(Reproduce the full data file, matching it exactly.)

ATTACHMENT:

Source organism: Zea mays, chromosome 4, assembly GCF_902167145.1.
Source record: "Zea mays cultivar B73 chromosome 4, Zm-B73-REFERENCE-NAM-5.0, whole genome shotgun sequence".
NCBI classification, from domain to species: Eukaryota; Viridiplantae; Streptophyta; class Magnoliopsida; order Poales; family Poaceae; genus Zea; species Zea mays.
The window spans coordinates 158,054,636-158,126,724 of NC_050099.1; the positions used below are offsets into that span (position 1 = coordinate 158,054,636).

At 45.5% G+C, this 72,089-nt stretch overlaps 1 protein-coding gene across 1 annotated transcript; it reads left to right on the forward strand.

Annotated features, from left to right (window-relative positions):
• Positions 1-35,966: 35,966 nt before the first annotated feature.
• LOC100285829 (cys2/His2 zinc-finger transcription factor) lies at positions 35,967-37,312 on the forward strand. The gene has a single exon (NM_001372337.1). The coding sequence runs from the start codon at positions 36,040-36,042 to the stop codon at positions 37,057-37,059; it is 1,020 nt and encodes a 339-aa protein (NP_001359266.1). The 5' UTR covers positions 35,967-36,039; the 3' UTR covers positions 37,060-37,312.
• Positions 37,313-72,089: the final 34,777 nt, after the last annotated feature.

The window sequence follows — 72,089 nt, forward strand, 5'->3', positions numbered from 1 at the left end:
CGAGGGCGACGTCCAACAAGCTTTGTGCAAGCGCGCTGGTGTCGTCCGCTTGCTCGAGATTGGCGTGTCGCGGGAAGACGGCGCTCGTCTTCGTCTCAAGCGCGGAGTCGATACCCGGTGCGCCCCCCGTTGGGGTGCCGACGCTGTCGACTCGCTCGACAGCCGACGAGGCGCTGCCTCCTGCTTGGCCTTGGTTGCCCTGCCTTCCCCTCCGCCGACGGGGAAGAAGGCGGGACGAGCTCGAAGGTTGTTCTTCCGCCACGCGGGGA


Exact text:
Source organism: Zea mays, chromosome 4, assembly GCF_902167145.1.
Source record: "Zea mays cultivar B73 chromosome 4, Zm-B73-REFERENCE-NAM-5.0, whole genome shotgun sequence".
NCBI classification, from domain to species: Eukaryota; Viridiplantae; Streptophyta; class Magnoliopsida; order Poales; family Poaceae; genus Zea; species Zea mays.
The window spans coordinates 158,054,636-158,126,724 of NC_050099.1; the positions used below are offsets into that span (position 1 = coordinate 158,054,636).

At 45.5% G+C, this 72,089-nt stretch overlaps 1 protein-coding gene across 1 annotated transcript; it reads left to right on the forward strand.

Annotated features, from left to right (window-relative positions):
• Positions 1-35,966: 35,966 nt before the first annotated feature.
• LOC100285829 (cys2/His2 zinc-finger transcription factor) lies at positions 35,967-37,312 on the forward strand. The gene has a single exon (NM_001372337.1). The coding sequence runs from the start codon at positions 36,040-36,042 to the stop codon at positions 37,057-37,059; it is 1,020 nt and encodes a 339-aa protein (NP_001359266.1). The 5' UTR covers positions 35,967-36,039; the 3' UTR covers positions 37,060-37,312.
• Positions 37,313-72,089: the final 34,777 nt, after the last annotated feature.

The window sequence follows — 72,089 nt, forward strand, 5'->3', positions numbered from 1 at the left end:
CGAGGGCGACGTCCAACAAGCTTTGTGCAAGCGCGCTGGTGTCGTCCGCTTGCTCGAGATTGGCGTGTCGCGGGAAGACGGCGCTCGTCTTCGTCTCAAGCGCGGAGTCGATACCCGGTGCGCCCCCCGTTGGGGTGCCGACGCTGTCGACTCGCTCGACAGCCGACGAGGCGCTGCCTCCTGCTTGGCCTTGGTTGCCCTGCCTTCCCCTCCGCCGACGGGGAAGAAGGCGGGACGAGCTCGAAGGTTGTTCTTCCGCCACGCGGGGA